C#: (Undetermined Prevalence)

+ Common Consequences

The table below specifies different individual consequences associated with the weakness. The Scope identifies the application security area that is violated, while the Impact describes the negative technical impact that arises if an adversary succeeds in exploiting this weakness. The Likelihood provides information about how likely the specific consequence is expected to be seen relative to the other consequences in the list. For example, there may be high likelihood that a weakness will be exploited to achieve a certain impact, but a low likelihood that it will be exploited to achieve a different impact.

ScopeImpactLikelihood
Availability

Technical Impact: DoS: Resource Consumption (CPU); DoS: Resource Consumption (Memory); DoS: Crash, Exit, or Restart

Integer coercion often leads to undefined states of execution resulting in infinite loops or crashes.
Integrity
Confidentiality
Availability

Technical Impact: Execute Unauthorized Code or Commands

In some cases, integer coercion errors can lead to exploitable buffer overflow conditions, resulting in the execution of arbitrary code.
Integrity
Other

Technical Impact: Other

Integer coercion errors result in an incorrect value being stored for the variable in question.
+ Likelihood Of Exploit
Medium
+ Demonstrative Examples

Example 1

The following code is intended to read an incoming packet from a socket and extract one or more headers.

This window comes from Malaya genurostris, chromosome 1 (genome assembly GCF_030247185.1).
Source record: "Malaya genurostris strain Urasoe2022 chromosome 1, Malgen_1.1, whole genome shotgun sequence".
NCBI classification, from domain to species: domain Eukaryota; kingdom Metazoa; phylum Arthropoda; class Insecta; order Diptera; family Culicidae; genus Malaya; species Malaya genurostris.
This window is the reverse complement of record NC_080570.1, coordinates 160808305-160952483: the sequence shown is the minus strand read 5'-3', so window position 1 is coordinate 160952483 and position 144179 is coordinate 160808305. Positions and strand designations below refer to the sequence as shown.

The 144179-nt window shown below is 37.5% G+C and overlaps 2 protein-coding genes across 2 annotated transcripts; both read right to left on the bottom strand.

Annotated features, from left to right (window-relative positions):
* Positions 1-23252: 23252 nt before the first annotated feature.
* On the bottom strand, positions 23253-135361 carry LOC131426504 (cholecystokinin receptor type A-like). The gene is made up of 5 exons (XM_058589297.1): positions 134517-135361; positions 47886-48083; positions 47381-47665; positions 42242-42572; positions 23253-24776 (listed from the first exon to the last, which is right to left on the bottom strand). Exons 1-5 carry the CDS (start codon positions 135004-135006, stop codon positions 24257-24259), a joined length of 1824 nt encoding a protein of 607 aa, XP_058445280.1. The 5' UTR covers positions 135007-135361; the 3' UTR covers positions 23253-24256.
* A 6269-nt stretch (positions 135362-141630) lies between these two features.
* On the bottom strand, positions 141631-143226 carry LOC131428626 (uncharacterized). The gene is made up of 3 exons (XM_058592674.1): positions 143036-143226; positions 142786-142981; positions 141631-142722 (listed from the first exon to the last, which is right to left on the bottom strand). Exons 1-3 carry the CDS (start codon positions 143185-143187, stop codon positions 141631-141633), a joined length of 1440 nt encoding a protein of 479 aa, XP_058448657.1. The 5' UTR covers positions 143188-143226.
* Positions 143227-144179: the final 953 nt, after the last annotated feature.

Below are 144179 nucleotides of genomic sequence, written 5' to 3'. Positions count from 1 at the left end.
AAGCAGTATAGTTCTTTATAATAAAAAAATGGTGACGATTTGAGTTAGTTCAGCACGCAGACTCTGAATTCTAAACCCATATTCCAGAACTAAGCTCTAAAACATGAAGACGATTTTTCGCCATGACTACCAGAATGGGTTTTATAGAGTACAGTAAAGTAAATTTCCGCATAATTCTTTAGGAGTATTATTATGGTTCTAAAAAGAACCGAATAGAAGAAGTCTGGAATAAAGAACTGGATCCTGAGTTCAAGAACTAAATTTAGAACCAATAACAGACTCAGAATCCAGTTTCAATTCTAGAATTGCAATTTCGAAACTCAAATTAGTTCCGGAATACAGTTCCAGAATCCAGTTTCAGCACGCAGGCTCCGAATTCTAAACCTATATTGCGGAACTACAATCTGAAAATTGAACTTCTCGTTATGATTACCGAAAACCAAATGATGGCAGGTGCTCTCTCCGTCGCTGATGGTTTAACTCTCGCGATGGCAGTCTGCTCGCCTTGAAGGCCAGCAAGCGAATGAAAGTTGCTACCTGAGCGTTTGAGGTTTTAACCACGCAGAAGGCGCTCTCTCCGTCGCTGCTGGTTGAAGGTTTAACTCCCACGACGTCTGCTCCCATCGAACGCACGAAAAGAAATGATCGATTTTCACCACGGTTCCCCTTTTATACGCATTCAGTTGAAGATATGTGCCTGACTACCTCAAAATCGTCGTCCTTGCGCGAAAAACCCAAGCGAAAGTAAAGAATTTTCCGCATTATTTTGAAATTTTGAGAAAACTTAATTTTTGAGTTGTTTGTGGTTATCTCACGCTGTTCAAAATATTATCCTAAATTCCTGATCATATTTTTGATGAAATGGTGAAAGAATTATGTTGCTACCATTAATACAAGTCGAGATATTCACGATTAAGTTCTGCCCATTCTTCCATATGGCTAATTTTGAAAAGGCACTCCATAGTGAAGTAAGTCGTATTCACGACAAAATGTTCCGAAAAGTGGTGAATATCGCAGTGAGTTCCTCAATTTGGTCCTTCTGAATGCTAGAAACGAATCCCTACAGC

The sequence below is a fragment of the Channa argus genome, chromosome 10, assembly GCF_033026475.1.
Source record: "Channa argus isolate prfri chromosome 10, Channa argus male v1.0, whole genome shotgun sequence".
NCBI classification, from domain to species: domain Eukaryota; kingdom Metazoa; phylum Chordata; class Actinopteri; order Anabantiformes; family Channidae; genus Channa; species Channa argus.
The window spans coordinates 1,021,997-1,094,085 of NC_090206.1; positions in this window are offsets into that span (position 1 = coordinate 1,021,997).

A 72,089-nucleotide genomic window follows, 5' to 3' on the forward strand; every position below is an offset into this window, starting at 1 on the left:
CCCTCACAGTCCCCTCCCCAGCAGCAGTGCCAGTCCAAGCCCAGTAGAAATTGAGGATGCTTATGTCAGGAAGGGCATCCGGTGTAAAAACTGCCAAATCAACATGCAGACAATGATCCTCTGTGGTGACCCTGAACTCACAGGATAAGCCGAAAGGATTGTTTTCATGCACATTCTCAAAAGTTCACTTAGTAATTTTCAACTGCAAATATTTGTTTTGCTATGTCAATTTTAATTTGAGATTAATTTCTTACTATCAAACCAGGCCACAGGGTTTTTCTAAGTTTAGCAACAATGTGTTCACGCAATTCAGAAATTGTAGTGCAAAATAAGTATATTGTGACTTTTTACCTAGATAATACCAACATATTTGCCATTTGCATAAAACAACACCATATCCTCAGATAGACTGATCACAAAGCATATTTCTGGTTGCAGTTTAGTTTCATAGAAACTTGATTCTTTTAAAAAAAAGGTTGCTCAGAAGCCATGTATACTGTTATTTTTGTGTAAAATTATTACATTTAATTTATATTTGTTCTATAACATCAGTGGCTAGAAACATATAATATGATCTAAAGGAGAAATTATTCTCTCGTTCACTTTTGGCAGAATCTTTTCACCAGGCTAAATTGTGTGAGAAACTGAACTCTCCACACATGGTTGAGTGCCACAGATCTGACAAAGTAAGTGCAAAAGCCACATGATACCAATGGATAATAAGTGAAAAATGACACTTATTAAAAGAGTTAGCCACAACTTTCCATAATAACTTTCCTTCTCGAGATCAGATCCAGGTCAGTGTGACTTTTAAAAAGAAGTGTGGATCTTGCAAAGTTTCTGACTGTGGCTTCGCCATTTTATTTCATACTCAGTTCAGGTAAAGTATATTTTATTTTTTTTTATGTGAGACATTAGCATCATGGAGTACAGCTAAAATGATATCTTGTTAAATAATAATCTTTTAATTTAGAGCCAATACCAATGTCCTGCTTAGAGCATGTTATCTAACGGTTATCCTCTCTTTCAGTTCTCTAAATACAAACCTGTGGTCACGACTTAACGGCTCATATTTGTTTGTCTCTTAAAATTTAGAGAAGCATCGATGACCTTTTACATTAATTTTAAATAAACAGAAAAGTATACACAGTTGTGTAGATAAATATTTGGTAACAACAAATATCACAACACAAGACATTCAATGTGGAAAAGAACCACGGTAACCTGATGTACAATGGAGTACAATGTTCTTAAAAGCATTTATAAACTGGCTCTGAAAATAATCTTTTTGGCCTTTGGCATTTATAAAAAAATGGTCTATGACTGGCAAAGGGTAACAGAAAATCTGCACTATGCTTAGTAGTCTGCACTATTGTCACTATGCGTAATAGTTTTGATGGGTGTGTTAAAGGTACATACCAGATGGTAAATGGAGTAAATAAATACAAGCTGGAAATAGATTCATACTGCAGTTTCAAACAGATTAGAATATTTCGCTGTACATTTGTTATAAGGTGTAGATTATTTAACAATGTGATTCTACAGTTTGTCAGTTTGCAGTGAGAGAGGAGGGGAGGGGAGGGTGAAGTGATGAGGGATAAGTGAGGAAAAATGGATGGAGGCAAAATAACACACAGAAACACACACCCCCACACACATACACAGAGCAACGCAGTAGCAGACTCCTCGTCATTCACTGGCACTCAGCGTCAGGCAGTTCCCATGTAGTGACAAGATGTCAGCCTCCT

(bad)
Example Language:
DataPacket *packet;
int numHeaders;
PacketHeader *headers;

sock=AcceptSocketConnection();
ReadPacket(packet, sock);
numHeaders =packet->headers;

if (numHeaders > 100) {
ExitError("too many headers!");

}
headers = malloc(numHeaders * sizeof(PacketHeader);
ParsePacketHeaders(packet, headers);

The code performs a check to make sure that the packet does not contain too many headers. However, numHeaders is defined as a signed int, so it could be negative. If the incoming packet specifies a value such as -3, then the malloc calculation will generate a negative number (say, -300 if each header can be a maximum of 100 bytes). When this result is provided to malloc(), it is first converted to a size_t type. This conversion then produces a large value such as 4294966996, which may cause malloc() to fail or to allocate an extremely large amount of memory (CWE-195). With the appropriate negative numbers, an attacker could trick malloc() into using a very small positive number, which then allocates a buffer that is much smaller than expected, potentially leading to a buffer overflow.